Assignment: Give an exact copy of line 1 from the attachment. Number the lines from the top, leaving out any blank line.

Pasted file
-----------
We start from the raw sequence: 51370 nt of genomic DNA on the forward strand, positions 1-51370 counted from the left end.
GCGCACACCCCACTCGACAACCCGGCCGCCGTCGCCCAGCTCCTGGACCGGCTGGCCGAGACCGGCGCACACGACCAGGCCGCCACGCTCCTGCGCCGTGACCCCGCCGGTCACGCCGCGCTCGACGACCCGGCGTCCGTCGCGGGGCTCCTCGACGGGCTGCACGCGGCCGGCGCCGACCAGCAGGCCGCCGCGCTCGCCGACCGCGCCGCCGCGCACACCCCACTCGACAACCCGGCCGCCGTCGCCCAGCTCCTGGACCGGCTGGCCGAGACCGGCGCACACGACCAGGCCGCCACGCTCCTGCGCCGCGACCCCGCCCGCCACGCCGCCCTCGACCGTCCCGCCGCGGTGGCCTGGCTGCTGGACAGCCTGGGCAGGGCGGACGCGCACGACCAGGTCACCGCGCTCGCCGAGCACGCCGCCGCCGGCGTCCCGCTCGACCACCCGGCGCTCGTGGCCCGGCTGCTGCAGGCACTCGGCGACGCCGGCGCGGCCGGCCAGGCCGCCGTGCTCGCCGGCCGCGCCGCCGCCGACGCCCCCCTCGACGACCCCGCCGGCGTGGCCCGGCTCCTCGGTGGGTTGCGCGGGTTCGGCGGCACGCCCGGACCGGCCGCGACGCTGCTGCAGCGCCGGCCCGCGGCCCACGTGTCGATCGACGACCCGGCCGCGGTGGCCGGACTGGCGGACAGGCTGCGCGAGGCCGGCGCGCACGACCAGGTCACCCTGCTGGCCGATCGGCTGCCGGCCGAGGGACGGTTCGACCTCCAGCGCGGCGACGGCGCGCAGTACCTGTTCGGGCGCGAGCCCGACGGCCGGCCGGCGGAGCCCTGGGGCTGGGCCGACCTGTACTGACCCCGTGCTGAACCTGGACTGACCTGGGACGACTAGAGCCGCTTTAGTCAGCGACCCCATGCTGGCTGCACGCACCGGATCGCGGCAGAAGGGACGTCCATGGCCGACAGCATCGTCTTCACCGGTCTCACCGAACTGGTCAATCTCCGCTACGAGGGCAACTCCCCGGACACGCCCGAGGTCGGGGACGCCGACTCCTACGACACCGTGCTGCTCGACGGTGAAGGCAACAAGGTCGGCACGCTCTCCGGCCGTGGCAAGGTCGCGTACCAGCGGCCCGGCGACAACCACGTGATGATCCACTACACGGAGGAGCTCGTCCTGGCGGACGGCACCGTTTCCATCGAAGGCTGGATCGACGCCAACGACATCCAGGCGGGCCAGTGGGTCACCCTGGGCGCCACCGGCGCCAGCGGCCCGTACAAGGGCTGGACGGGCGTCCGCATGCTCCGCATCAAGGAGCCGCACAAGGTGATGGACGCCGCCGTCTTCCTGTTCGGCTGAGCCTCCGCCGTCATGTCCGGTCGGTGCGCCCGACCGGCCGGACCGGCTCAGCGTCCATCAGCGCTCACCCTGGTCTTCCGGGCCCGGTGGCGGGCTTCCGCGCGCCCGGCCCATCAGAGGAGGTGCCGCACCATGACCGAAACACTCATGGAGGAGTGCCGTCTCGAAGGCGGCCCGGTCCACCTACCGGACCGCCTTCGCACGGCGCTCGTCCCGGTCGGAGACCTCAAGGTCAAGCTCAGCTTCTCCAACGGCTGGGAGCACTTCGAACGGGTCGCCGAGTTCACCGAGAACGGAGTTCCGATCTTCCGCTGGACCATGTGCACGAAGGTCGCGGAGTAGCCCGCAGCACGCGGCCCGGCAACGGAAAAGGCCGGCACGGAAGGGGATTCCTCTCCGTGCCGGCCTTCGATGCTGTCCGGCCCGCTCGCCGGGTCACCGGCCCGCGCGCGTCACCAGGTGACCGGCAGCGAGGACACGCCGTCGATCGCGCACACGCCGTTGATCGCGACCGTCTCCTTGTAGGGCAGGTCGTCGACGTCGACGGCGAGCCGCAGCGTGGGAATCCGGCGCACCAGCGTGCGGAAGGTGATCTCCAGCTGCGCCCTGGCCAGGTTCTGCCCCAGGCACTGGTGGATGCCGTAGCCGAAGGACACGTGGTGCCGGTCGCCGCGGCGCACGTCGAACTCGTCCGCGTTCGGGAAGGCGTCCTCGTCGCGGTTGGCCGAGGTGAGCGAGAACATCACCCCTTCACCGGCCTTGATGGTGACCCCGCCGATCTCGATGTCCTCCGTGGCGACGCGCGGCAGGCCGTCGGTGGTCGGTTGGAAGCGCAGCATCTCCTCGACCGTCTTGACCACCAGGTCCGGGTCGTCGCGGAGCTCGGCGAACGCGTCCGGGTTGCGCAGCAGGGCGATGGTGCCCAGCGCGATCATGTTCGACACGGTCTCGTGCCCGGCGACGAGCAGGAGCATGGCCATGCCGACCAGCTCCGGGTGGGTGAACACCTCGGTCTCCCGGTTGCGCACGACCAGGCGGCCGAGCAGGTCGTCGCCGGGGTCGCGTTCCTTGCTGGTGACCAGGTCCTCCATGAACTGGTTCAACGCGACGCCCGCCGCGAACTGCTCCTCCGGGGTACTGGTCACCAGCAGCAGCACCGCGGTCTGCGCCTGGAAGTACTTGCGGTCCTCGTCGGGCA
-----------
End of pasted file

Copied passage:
We start from the raw sequence: 51370 nt of genomic DNA on the forward strand, positions 1-51370 counted from the left end.